Kits were also made available last week. I had seen a preview of the kits and the various color choices. I knew I really, really wanted to make up the navy fabric. Ordinarily I resist kits, but this was just too good to pass up. And I'm so glad I did not. This navy fabric is just lovely with great drape for this pattern. Unlike the gray Jaquard, this one is pretty on both sides, with that positive-negative light-dark effect. I had trouble determining which side to use and marked it very carefully!
The kit included 4 spools of cotton thread, 3 for the serged edges, and one for regular sewing. I tested my serger with the fabric and thread, along with some edge finishes I like. The rolled hem was better than I expected, probably because the cotton thread is more beefy than typical serger thread. I was tempted but, in the end, I chose my more conventional finishing methods. This is an unlined garment, so I also spent time thinking about how I wanted seams finished, as well as the collar.
For the shoulders I used a mock fell seam. For the long sleeve seams, I used a French seam. I knew I'd like that best when rolling the sleeves. For other seams, I finished with a serger and then top-stitched so it has the outer appearance of a felled seam too.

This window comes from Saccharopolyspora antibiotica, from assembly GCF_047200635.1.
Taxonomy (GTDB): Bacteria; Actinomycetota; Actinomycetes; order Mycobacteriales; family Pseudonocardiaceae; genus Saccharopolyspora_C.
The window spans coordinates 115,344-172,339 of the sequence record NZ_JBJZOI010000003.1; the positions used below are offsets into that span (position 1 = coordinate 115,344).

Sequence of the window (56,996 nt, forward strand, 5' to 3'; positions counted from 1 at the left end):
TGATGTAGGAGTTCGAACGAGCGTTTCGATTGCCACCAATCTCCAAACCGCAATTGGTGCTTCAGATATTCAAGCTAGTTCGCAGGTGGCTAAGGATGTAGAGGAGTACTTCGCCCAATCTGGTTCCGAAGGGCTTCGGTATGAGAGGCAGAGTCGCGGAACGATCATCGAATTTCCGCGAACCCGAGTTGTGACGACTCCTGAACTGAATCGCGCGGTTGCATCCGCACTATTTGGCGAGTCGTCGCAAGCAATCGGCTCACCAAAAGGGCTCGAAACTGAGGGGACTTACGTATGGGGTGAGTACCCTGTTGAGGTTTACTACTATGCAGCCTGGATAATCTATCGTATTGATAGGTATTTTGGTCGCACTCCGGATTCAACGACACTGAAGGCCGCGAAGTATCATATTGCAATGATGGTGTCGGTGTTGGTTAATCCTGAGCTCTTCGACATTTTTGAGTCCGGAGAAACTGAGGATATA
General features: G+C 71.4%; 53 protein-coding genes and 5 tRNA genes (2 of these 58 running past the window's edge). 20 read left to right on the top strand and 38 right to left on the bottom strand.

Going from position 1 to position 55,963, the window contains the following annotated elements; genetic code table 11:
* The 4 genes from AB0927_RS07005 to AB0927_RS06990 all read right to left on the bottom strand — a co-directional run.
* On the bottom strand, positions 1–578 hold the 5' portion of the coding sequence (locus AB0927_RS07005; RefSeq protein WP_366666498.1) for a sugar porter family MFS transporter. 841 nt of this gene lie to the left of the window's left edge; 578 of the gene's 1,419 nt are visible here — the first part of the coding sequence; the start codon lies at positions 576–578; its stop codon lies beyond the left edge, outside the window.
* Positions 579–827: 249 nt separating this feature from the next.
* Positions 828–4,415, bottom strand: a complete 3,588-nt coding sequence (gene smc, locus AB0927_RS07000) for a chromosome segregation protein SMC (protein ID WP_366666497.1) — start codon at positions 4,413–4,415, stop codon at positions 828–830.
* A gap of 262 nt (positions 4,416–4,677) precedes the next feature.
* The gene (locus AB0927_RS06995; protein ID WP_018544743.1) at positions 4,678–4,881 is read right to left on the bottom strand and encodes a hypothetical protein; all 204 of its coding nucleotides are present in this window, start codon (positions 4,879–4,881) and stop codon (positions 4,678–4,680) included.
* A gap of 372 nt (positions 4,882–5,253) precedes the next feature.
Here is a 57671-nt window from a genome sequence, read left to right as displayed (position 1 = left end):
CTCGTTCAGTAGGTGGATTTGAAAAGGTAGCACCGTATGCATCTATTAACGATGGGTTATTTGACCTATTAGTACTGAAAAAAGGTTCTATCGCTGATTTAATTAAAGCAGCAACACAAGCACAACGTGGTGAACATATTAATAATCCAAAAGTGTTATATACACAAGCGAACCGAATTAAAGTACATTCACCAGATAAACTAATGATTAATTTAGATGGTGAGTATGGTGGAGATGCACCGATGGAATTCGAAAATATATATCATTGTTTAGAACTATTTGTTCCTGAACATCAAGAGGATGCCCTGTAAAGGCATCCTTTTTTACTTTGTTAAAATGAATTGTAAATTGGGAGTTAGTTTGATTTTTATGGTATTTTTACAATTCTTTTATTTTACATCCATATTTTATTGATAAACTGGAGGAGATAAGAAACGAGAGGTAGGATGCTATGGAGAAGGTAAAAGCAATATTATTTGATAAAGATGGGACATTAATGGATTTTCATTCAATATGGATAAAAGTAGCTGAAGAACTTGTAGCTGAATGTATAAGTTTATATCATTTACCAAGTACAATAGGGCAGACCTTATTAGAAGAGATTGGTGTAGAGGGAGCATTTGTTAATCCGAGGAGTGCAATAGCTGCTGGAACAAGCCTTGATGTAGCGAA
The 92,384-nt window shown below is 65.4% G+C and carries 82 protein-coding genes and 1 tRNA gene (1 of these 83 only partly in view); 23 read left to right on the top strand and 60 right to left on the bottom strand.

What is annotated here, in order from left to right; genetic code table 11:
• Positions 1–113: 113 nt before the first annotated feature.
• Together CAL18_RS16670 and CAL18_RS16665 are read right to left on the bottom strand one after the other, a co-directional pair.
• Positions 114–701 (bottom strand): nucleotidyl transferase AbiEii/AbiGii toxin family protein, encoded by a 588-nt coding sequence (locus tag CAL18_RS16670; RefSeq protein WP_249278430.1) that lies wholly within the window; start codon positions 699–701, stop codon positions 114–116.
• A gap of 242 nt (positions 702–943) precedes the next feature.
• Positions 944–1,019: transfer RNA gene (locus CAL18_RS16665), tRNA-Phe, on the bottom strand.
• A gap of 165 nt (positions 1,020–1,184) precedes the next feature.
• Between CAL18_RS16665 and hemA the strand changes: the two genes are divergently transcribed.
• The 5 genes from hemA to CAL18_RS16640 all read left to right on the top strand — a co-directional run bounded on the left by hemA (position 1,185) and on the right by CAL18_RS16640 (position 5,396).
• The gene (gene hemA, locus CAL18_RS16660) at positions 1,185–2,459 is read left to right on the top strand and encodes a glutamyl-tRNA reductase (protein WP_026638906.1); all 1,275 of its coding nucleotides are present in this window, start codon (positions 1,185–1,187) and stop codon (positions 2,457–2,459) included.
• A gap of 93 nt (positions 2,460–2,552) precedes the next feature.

For both sleeves and the lower edge of the flange, I created 3" bias strips from a light weight silk in stash. I folded the strips wrong sides together so that one edge was a fold. Then I attached the raw edges of the bias strips to the raw edges on my hemlines, graded the seams, and turned the bias tape completely to the wrong side. It looks similar to a narrow facing.
For the lower front corners, I followed the excellent instructions in Linda Lee's old pamphlet on miters. It worked beautifully. I am very happy with the result.
Here I followed very traditional techniques used in shirt making. I sewed upper and lower collars right sides together along 3 sides, graded the seam allowances, turned and pressed. I machine sewed one collar to the jacket and invisibly stitched the other collar to the neckline, enclosing the raw neck edge.
All in all, the Sterling was a fun make and I think I'll wear it a lot. It works well as a shirt. It also works well as a jacket. I put my blue-black silk Now shirt under it and like that looks a lot. Unfortunately I do not think the photos show that as I see it IRL.
I may add another button to collar so that it can be buttoned up higher. And I may add a patch pocket or two. I do like a pocket in a jacket.
This is really a good pattern with lots of possibilities. For this first one, I used size M. I added a little length to the back pattern to manage my rounded back (I did not want a CB seam with this particular fabric). I also added a forward shoulder adjustment. Lastly I rotated the grainline on the side panels just slightly, as I noticed in the Quincy that there is a tendency for it to flare out too much in the back.
I hope to explore this pattern quite a bit more. It is similar to the patterns from Fit for Art. Both are similar to a much older jacket designed by Jean Cacicedo, now published by Diane Ericson. I' hope to explore that one from Jean Cacicedo soon too. The square armhole is holding my interest for now.